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Thursday, March 18, 2010

Oil and gas on Taranaki agenda

One of the leaders of the Taranaki iwi claim negotiating team says the province's oil and gas resources are definitely on the table, despite Prime Minister John Key ruling out such discussions.

Taranaki iwi signed terms of negotiation with the Crown at Puniho Marae southwest of New Plymouth yesterday.

Mahara Okeroa, a former Labour MP, says starting talks well after most other iwi in the rohe have settled gives Taranaki a chance to pick up outstanding issues, like Crown ownership of minerals.

“It's on the table. Issues around the natural resource and mineral wealth, Ngai Tahu set the precedent in terms of mineral wealth with respect to their greenstone. Greenstone is a mineral. So the parameters of the claim for Taranaki are not set in concrete yet. Let’s not constrain opurselves to utternces made politically or otherwise,” Mr Okeroa says.

He says the specific issues around the 1881 invasion of Parihaka also come under the Taranaki iwi settlement.


The Maori Language Commissioner says a recommendation that funding be shifted from state agencies into the local community is in line with government thinking.

Erima Henare yesterday told the Maori affairs select committee that administration costs could be saved by merging Te Taura Whiri i Te Reo Maori with Maori broadcast funding agency Te Mangai Paho.

He says there could also be rationalisation of what is spent on the language by other government agencies like the Tertiary Education Commission, the ministries of Education and Culture, and New Zealand on Air.

“If you are looking at economies of scale and value for money, you are probably running lots of administration and boards and things like that when perhaps the savings generated perhaps be put out among broadcasting or put out among Maori language groups,” Mr Henare says.

Language groups such as Te Atarangi, Kohanga Reo, kura, wananga and iwi need to jointly work out how to manage the money at community level.


One of the toughest men to have ever pulled on a rugby jersey believes the new coaching staff for the Maori All Blacks is the right combination for a critical year.

Head coach Jamie Joseph and assistant Daryl Gibson will prepare the team for a three match series to mark the centenary of Maori rugby.

Games have been confirmed against Ireland in Rotorua on June 18 and England in Napier the following week, with the opponent for an initial game at Whangarei still to be confirmed.

Former Canterbury and All Black prop Bill Bush says the schedule is a worthy challenge for coaches and players.

Although the New Zealand Natives toured in 1888 the first offical New Zealand Maori team took the field in Rotorua in 1910.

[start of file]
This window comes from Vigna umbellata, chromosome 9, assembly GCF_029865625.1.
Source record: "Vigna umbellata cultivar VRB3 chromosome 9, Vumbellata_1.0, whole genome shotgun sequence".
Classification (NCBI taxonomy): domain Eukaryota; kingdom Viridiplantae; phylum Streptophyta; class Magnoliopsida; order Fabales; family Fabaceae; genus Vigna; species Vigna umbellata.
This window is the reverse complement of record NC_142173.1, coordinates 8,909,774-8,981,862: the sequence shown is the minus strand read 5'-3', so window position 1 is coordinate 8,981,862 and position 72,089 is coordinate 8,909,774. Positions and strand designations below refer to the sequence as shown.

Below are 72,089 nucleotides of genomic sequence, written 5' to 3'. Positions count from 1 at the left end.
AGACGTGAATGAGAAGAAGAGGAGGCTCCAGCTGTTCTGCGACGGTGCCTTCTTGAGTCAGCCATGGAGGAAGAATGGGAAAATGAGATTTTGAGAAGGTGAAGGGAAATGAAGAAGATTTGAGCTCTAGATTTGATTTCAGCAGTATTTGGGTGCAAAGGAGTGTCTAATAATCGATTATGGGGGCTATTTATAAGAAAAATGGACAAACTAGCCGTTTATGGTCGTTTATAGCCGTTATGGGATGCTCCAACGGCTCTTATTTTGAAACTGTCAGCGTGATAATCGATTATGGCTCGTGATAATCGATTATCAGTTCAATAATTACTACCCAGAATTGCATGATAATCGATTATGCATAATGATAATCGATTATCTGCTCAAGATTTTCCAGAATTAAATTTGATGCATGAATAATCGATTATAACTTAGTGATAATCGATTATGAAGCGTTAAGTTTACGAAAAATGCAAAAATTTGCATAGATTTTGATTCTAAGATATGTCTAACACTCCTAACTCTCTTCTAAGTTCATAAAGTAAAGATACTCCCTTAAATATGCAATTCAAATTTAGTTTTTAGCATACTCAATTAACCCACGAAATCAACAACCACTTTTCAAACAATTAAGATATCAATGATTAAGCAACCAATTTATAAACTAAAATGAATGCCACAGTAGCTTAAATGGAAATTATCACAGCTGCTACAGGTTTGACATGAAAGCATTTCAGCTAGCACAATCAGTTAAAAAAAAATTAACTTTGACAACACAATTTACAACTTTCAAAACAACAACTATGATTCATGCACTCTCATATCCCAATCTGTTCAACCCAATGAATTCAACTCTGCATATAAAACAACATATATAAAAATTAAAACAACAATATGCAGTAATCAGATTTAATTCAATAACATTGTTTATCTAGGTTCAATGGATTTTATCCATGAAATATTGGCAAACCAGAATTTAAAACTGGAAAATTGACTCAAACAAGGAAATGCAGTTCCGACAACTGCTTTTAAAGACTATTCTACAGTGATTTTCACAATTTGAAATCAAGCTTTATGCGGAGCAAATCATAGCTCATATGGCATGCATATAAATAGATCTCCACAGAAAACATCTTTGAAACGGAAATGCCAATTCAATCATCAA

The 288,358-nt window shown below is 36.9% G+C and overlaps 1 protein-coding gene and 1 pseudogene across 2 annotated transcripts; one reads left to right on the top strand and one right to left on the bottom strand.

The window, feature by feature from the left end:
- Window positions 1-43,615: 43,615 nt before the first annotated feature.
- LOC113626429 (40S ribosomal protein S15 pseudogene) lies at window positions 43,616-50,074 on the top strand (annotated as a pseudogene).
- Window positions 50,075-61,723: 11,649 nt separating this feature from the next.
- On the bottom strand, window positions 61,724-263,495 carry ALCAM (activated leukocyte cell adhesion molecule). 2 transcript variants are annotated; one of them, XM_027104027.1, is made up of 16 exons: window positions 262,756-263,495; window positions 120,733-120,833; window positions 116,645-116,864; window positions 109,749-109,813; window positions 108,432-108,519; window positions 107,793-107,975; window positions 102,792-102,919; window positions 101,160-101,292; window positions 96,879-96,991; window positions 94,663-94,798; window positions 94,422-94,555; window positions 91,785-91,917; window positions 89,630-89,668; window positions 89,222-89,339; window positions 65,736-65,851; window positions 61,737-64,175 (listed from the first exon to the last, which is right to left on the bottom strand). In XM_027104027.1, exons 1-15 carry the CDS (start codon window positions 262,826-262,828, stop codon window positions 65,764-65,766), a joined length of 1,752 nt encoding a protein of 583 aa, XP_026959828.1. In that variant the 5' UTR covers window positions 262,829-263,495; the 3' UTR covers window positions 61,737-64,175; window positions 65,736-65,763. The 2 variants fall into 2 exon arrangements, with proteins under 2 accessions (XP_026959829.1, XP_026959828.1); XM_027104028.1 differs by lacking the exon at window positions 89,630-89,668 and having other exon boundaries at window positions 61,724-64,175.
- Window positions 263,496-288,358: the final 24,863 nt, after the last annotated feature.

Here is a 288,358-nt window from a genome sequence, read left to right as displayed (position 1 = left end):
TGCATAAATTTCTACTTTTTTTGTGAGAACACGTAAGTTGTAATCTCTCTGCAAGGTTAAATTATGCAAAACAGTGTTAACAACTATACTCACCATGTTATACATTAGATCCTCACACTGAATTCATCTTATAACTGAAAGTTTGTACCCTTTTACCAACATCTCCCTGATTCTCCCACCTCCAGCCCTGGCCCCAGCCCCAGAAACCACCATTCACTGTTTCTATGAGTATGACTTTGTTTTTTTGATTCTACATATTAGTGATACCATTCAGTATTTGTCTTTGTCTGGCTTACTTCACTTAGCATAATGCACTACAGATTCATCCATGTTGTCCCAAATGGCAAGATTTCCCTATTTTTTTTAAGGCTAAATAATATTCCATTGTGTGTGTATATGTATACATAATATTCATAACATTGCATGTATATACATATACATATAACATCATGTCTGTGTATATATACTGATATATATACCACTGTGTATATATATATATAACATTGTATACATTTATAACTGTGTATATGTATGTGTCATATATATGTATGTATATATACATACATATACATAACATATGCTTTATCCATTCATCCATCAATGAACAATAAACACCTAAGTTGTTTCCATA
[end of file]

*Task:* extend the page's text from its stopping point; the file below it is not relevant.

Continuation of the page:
The Labour Party is questioning how the Maori Party can advocate for Maori representation on the Auckland super city if its MPs don't turn up to the select committee.

Party co-leader Pita Sharples has told Maori that Taitokerau MP Hone Harawira is leading the charge to get Maori seats added to the super city council.

But Manurewa MP George Hawkins says Mr Harawira skipped the public hearings held by the select committee into the third Super City Bill, which spelled out how the council's committees, community boards and council controlled organisations would be structured.

“We had people who came to talk about Maori representation. It didn’t get picked up by him. Other members of the select committee would have but his absence of more than two weeks of hearings showed the amount of interest. While there was the odd joke he was probably visiting Paris or somewhere else, the fact is he wasn't there,” he says.

Mr Hawkins says if Mr Harawira's absence was known to party leaders, any of the party's other MPs could have filled in.


Former Maori language commission chief executive Haami Piripi says merging Te Taura Whiri with Maori broadcast funding agency Te Mangai Paho would betray the intent of the Maori Language Act making te reo an official language.

Language commissioner Erima Henare is proposing the merger as a way to shift funding from administration to promotion of the language at community level.
Mr Piripi says a merger would weaken the commission's wider advocacy role.

“There is definitely a role for Te Taura Whiri in the public sector in central Wellington to make sure ministries and departments continue to utilise the language as an effective planning and operational tool within their business,” Mr Piripi says.


A century of Maori rugby will be recognised with top level tests against England and Ireland this winter.

Wayne Peters, the chair of the New Zealand Maori Rugby Board, says games are scheduled for Whangarei, Rotorua and Napier in June.

Although a New Zealand Natives team toured the United Kingdom in 1888, the first official New Zealand Maori team took the field in Rotorua in 1910.

Mr Peters says England is making a special side trip on its way home from a series against Australia.

“They are only playing one game in New Zealand. That signified the importance the English Union places on this game. Ireland has never played New Zealand Maori before. Both unions recognize the importance of the programme not only to New Zealand and the NZFRU bit the contribution of Maori to world rugby,” Mr Peters says.

The New Zealand Rugby Football Union is trying to track down former Maori players to take part in the festivities.

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